High pressure starts to back off some this weekend, but I think we’ll still be solidly in the mid-90s in terms of temperatures, with mostly sunny skies. Rain chances remain fairly low, but it’s difficult to rule out precipitation this far out.

Next week

Much, but not all, of the model guidance shows a pretty decent cold front arriving in Houston next Monday or Tuesday. This is far enough away that we cannot fully buy into it yet, but at this point I think the chances are better than 50-50. This front has the potential to drop highs into the 80s, and lows into the 60s, and could be strong enough that I’d classify it has Houston’s first “real” front of the season. We should have a more definitive answer on the front in a couple of days, and obviously we’re watching it closely.

Hurricane Fiona flooded Puerto Rico this weekend. (National Hurricane Center)


Hurricane Fiona, with sustained wind speeds of 90 mph, ravaged the island of Puerto Rico this weekend, knocking out power to the entire island and dropping 1 to 2 feet of rain. The US territory will need our help in the weeks ahead. The storm is beginning to turn northwest, affecting the Dominican Republic, and will eventually turn northward and threaten Bermuda.

Beyond Fiona there’s not much to write home about. We are getting close to the end of the Texas hurricane season, but I’m not quite ready to declare it over yet. But soon, probably. Check back Thursday.

The mild cool front was nice, but summer will roar back into Houston next week

Good morning. We are now about half-way through the month of September, and so far this month Houston has enjoyed slightly cooler than normal conditions. Looking ahead, however, it does appear as though the second half of the month will be warmer than normal, with highs climbing back into the mid-90s for much of next week, and possibly beyond as a high pressure ridge builds over the region. The good news is that, despite the formation of Tropical Storm Fiona in the Atlantic Ocean on Wednesday, we have few local concerns about the tropics during what typically is the peak of the season for the Gulf of Mexico.


A bit of dry air is holding on this morning, but low temperatures across Houston are generally warmer than they have been the last couple of days. This trend will continue as the onshore flow establishes itself, and pushes humidity levels back up to summertime levels this weekend. Highs today will likely reach about 90 degrees, or slightly above, under mostly sunny skies, with light winds. Areas south of Houston, particularly near Matagorda or Galveston bays, have a slight chance of seeing some afternoon showers and thunderstorms. Lows tonight will drop into the mid-70s for most of the area.

NOAA rain accumulation forecast for now through Sunday. (Weather Bell)

Friday and Saturday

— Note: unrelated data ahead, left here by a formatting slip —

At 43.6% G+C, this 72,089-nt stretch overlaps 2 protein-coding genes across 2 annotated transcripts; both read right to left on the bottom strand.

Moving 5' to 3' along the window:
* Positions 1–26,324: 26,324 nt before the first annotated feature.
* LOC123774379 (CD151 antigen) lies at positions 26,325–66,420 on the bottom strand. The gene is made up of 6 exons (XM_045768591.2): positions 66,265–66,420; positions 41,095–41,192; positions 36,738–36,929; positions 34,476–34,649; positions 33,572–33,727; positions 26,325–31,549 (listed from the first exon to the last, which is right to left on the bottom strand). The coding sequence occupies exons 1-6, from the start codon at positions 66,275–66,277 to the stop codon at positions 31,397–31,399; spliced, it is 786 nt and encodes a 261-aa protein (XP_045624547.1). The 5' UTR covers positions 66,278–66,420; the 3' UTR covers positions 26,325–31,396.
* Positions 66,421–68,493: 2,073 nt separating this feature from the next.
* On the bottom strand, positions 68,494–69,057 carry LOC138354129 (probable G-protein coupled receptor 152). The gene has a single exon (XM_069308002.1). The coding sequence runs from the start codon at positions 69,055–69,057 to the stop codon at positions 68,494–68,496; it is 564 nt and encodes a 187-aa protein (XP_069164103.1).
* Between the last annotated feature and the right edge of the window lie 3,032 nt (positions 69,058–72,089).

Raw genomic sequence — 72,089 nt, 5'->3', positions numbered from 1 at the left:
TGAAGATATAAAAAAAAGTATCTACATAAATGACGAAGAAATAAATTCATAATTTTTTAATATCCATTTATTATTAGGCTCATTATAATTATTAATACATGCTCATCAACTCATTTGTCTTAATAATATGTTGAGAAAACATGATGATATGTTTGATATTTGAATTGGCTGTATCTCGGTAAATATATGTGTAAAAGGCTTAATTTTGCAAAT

Atmospheric moisture levels should spike on Friday and Saturday, and this will lead to some reasonably healthy daily rain chances in the range of 50 or 60 percent for coastal areas, up to about Interstate 10. The northern half of the region, however, is likely to remain mostly dry. This could be a situation where the coast picks up 1 or 2 inches of rain, and areas such as Tomball or The Woodlands maybe catch a sprinkle here or there. Highs, otherwise, will be in the low 90s with mostly sunny skies.


This should be another mostly sunny day, but with rain chances perhaps half that of the previous two days as high pressure starts to build over the area. Expect highs in the low 90s.

Alas, next week looks fairly hot across Texas. (Pivotal Weather)

Next week and beyond

There is no way to sugarcoat things about next week. As high pressure comes back into play, the region is going to see fairly warm conditions, with high temperatures likely in the mid-90s. With the sea breeze the atmosphere may be able to squeeze out a few showers during the afternoon, but for the most part these should be mostly sunny days. I don’t see anything significantly changing until at least next weekend, and perhaps not then. Our next cold front is probably not coming for at least 10 to 14 days, and while there are some hopeful signs in the models at that time, there’s no guarantee of one then. So yeah, summer’s back.

Tropical Storm Fiona will bring windy conditions to some Caribbean isles this weekend. (National Hurricane Center)


Tropical Storm Fiona formed on Wednesday, and it should affect Puerto Rico, the Dominican Republic, and other Caribbean Island this weekend. But as we’ve been suggesting for a couple of days, this system is very probably not bound for the Gulf of Mexico, and in fact it should turn north before approaching Florida or the Southeastern United States. Beyond Fiona the tropics are fairly quiet, which is great for mid-September.